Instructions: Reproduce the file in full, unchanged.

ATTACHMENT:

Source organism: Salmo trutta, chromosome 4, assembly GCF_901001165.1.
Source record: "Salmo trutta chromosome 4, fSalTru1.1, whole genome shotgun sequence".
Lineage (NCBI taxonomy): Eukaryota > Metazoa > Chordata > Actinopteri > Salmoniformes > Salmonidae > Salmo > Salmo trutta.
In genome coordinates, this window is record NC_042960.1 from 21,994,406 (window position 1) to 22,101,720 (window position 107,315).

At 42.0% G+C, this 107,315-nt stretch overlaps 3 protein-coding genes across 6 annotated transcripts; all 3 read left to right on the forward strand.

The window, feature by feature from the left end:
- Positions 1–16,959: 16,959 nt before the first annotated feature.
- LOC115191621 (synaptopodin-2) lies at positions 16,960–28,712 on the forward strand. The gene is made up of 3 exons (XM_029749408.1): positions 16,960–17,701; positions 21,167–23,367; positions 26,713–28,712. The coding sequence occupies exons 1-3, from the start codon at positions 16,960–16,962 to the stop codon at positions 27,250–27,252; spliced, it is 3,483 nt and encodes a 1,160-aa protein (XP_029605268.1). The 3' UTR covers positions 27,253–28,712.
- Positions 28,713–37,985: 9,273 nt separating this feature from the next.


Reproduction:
Source organism: Salmo trutta, chromosome 4, assembly GCF_901001165.1.
Source record: "Salmo trutta chromosome 4, fSalTru1.1, whole genome shotgun sequence".
Lineage (NCBI taxonomy): Eukaryota > Metazoa > Chordata > Actinopteri > Salmoniformes > Salmonidae > Salmo > Salmo trutta.
In genome coordinates, this window is record NC_042960.1 from 21,994,406 (window position 1) to 22,101,720 (window position 107,315).

At 42.0% G+C, this 107,315-nt stretch overlaps 3 protein-coding genes across 6 annotated transcripts; all 3 read left to right on the forward strand.

The window, feature by feature from the left end:
- Positions 1–16,959: 16,959 nt before the first annotated feature.
- LOC115191621 (synaptopodin-2) lies at positions 16,960–28,712 on the forward strand. The gene is made up of 3 exons (XM_029749408.1): positions 16,960–17,701; positions 21,167–23,367; positions 26,713–28,712. The coding sequence occupies exons 1-3, from the start codon at positions 16,960–16,962 to the stop codon at positions 27,250–27,252; spliced, it is 3,483 nt and encodes a 1,160-aa protein (XP_029605268.1). The 3' UTR covers positions 27,253–28,712.
- Positions 28,713–37,985: 9,273 nt separating this feature from the next.